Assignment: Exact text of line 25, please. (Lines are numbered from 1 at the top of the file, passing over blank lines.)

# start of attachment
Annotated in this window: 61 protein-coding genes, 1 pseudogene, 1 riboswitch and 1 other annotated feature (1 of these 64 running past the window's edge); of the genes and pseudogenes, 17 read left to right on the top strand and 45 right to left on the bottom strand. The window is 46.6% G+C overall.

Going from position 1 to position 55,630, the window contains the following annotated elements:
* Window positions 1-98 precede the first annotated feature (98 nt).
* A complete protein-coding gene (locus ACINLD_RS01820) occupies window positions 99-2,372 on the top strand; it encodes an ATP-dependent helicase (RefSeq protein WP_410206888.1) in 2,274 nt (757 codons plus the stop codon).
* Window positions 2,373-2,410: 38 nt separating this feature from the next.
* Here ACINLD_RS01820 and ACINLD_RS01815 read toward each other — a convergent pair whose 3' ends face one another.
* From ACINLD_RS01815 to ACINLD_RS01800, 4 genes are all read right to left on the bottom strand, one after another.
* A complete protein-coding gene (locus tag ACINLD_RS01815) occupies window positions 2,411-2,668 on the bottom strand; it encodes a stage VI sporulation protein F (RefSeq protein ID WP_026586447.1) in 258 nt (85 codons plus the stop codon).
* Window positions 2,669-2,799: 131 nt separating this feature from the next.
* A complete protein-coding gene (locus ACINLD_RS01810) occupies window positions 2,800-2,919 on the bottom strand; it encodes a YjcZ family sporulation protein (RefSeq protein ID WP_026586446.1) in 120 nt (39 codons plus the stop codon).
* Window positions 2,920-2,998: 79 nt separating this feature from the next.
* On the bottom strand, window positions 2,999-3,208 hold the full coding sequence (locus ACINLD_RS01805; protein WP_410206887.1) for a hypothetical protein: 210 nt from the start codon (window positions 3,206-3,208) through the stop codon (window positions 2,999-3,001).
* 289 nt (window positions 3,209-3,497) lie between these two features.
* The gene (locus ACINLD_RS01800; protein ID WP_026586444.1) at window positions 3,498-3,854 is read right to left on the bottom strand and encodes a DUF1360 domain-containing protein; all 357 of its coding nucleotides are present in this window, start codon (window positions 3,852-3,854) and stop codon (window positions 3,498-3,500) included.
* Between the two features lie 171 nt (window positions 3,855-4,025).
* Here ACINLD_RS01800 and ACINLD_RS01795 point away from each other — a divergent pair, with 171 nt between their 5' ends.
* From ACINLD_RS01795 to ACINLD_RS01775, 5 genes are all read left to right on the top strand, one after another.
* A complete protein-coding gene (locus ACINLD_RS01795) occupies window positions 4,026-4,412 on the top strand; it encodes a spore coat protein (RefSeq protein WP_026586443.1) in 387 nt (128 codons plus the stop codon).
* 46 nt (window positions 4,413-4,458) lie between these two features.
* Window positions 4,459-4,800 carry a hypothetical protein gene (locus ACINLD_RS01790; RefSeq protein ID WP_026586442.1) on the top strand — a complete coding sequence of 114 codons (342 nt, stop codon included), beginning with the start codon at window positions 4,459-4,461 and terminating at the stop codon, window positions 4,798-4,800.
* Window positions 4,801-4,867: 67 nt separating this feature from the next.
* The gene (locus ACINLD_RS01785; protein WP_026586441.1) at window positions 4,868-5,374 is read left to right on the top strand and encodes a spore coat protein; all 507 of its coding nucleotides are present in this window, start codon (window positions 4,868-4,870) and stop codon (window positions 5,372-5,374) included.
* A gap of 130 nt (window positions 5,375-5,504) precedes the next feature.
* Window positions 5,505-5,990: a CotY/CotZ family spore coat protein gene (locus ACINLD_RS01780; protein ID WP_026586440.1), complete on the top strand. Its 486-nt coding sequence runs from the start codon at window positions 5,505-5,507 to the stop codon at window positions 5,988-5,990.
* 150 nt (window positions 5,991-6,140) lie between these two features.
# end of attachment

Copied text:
* 150 nt (window positions 5,991-6,140) lie between these two features.